The skills of young people in Macedonia are ten times lower compared to the figures in the countries of the European Union. This is indicated in the Progress Report, said Blazen Maleski from the Regional Office for Youth Cooperation RIKO, who was the moderator of the debate held at Europe House Skopje on the topic “Abilities of young people and the needs of the market: What skills are necessary”, as the first of the discussions within the framework of the European Year of Skills.
What do young people need to be competitive in the labor market? What is the state doing in this field, and what data from the field do non-governmental organizations and the civil sector bring?
The debate was opened by European Ambassador David Geer, and Mladen Frckovski from the Ministry of Labor and Social Policy, Goran Petrovski from the Employment Agency, Bojan Todorovski from the Business Confederation, Biljana Stojceska from the Youth Union from Krusevo and Zoran Ilieski from the Coalition of youth organizations NOW took part in the discussion.
According to the Progress Report, 80 percent of the long-term unemployed do not have sufficiently developed skills and this is a consequence of unemployment. Frckovski explained that the operational plan for 2023 is nearing its end, and pilot measures are also being introduced in the employment measures. The annual reports of the Employment Agency showed that more than 60 percent of job seekers have at least completed primary or incomplete secondary education. After a series of conversations with chambers of commerce and technological-industrial development zones, they all received the same message:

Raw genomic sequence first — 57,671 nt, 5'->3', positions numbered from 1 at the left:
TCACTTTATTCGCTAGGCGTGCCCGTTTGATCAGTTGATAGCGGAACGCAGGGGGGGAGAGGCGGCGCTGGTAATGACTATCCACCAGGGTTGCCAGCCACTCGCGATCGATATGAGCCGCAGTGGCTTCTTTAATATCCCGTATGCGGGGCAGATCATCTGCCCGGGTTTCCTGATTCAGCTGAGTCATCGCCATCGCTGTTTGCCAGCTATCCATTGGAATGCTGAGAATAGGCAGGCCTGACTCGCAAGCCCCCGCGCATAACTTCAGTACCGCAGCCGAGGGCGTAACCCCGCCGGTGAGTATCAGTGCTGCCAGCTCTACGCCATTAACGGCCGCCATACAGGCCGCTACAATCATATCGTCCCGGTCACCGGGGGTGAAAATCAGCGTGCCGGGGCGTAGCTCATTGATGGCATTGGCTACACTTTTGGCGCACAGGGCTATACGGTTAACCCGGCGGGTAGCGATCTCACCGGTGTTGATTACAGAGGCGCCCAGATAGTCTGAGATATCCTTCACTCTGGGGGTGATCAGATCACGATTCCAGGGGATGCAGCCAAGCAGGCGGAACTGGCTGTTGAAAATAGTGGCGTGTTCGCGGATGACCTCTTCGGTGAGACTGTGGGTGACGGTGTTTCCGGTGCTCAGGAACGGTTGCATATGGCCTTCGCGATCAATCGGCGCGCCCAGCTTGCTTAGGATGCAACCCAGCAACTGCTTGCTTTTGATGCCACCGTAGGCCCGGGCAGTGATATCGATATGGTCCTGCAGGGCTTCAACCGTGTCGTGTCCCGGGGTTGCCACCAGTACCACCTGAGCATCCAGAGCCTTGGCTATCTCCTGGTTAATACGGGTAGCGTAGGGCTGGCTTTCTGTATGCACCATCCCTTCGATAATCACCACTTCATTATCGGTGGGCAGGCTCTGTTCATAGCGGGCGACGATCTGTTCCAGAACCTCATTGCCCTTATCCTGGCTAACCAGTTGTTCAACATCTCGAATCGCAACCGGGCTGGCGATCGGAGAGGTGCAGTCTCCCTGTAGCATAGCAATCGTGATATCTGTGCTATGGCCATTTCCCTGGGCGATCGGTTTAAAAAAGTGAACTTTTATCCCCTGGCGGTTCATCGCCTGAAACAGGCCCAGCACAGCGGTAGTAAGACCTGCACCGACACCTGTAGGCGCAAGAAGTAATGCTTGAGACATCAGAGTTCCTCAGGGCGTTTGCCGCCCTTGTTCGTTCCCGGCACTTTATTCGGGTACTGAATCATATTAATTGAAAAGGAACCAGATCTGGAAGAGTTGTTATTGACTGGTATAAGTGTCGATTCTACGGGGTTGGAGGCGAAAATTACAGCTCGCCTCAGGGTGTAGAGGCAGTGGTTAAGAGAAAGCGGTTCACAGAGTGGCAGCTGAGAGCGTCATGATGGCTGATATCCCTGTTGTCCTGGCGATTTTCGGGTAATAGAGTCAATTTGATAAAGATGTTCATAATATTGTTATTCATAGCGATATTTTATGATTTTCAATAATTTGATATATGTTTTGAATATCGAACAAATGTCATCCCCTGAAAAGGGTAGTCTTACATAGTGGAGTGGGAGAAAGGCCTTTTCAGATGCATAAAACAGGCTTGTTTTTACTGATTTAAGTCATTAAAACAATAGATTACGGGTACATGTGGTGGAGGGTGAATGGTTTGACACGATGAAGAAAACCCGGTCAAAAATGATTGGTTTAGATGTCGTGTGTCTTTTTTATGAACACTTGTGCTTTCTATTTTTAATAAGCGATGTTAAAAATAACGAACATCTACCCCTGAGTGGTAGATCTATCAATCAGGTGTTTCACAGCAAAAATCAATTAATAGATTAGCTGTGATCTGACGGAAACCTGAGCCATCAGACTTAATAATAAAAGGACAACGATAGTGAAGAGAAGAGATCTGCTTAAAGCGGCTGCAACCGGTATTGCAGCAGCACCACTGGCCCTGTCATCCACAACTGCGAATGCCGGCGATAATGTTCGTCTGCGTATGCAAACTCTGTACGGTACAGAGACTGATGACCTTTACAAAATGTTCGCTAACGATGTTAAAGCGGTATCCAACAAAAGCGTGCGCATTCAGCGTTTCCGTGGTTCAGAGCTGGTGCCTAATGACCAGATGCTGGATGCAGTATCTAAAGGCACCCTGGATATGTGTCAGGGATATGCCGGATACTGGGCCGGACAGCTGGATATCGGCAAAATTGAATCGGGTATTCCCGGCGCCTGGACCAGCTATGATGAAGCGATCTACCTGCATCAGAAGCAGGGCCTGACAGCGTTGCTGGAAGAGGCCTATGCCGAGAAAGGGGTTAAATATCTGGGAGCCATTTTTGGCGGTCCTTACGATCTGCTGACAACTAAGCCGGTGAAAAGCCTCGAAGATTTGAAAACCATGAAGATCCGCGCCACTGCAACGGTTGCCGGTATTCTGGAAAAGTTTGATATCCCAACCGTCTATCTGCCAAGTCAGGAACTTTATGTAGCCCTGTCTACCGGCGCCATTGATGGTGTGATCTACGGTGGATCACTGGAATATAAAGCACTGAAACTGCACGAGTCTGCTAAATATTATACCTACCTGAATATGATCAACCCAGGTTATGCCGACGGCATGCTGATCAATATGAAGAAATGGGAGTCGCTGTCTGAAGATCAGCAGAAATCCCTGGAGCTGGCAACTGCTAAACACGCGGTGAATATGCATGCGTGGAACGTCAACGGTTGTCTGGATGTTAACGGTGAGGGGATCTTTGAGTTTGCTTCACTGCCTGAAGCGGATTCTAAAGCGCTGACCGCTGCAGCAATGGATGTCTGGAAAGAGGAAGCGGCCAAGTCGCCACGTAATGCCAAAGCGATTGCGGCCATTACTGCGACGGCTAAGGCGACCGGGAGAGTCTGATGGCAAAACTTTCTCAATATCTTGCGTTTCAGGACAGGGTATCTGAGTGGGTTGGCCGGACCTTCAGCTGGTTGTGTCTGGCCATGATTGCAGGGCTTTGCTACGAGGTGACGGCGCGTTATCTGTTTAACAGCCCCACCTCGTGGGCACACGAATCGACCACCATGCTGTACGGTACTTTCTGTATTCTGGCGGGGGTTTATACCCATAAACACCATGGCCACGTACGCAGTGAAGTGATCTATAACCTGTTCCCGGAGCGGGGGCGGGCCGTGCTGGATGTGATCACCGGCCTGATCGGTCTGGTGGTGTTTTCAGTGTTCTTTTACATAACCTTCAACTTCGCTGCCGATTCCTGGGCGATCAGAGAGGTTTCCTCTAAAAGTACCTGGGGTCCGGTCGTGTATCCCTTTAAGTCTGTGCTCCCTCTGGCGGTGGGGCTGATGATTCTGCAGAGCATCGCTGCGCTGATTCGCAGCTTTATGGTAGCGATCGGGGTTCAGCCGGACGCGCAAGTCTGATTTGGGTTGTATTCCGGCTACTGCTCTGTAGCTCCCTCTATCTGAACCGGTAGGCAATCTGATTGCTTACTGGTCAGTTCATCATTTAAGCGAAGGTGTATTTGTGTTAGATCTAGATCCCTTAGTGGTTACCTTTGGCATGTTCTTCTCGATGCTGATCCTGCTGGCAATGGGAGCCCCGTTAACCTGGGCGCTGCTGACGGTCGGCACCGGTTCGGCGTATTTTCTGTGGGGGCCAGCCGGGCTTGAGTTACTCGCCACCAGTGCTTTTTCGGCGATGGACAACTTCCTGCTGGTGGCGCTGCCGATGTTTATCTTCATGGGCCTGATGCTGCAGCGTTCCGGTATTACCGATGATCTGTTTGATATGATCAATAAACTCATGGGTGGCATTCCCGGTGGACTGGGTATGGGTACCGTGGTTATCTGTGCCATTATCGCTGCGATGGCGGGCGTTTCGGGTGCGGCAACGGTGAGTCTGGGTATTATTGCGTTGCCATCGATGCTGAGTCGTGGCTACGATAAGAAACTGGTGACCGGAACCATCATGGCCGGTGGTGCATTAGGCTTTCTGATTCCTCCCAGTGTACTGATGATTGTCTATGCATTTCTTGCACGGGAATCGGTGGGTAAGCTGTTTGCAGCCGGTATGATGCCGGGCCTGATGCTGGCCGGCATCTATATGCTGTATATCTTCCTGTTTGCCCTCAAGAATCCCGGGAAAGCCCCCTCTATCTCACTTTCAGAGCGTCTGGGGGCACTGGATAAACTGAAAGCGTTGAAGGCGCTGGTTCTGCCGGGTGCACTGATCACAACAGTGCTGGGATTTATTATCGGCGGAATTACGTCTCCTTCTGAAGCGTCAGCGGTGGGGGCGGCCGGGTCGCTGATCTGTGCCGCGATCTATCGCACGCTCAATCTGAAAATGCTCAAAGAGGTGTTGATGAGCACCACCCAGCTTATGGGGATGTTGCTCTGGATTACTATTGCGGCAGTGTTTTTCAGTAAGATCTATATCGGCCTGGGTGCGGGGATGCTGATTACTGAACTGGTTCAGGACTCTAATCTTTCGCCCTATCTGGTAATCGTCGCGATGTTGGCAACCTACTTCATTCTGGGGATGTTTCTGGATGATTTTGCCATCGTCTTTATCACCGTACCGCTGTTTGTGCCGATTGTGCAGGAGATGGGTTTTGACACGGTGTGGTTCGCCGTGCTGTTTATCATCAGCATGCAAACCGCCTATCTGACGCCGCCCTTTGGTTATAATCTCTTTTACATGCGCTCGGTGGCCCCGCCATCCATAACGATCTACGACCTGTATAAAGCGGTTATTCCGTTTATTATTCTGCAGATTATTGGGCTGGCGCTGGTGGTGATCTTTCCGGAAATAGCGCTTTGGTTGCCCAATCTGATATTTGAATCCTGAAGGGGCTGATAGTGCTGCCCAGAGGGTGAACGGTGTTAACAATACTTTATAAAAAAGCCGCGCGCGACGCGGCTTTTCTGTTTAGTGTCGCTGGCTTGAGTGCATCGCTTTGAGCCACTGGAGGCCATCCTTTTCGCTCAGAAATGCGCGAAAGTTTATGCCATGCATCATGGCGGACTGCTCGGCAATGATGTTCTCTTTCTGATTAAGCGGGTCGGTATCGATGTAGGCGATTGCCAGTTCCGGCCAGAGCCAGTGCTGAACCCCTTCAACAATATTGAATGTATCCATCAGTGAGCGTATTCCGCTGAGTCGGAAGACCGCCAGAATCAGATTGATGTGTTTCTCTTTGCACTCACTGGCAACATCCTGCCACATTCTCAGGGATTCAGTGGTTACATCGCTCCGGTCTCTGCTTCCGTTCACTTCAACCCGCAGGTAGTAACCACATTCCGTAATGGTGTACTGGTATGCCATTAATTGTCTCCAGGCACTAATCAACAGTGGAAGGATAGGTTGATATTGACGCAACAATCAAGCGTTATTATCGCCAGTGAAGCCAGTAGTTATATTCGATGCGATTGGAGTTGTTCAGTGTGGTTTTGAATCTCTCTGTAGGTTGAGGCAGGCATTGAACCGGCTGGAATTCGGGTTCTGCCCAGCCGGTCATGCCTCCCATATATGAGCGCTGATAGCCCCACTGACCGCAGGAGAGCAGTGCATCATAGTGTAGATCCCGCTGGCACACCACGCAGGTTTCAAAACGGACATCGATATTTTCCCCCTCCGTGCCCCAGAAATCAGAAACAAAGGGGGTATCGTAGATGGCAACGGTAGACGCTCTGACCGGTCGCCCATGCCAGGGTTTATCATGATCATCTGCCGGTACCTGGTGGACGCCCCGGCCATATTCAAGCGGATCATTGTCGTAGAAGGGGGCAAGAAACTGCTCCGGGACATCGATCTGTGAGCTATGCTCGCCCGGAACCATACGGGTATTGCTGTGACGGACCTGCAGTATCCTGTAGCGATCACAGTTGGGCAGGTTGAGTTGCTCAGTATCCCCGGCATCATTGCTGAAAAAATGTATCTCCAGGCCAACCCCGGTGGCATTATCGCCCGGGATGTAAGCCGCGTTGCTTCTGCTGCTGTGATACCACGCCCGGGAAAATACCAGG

Education is not important to them, what is important is that they need workers – now. So we have a workforce of about 80,000 workers that member companies of the chambers of commerce can hire. That’s why we defined in the training that they can also be people with completed primary education. We receive data from social work centers, people receive psychological-social and mentoring support, then they are redirected to the services section where an individual employment plan is drawn up, Frckovski explained.
According to him, it is extremely important that 33 million euros have been set aside for employment measures this year, while up to ten years ago they were budgeted with 8 million euros. He said that cooperation with the non-governmental sector is excellent and together they create laws and strategies for youth policies.
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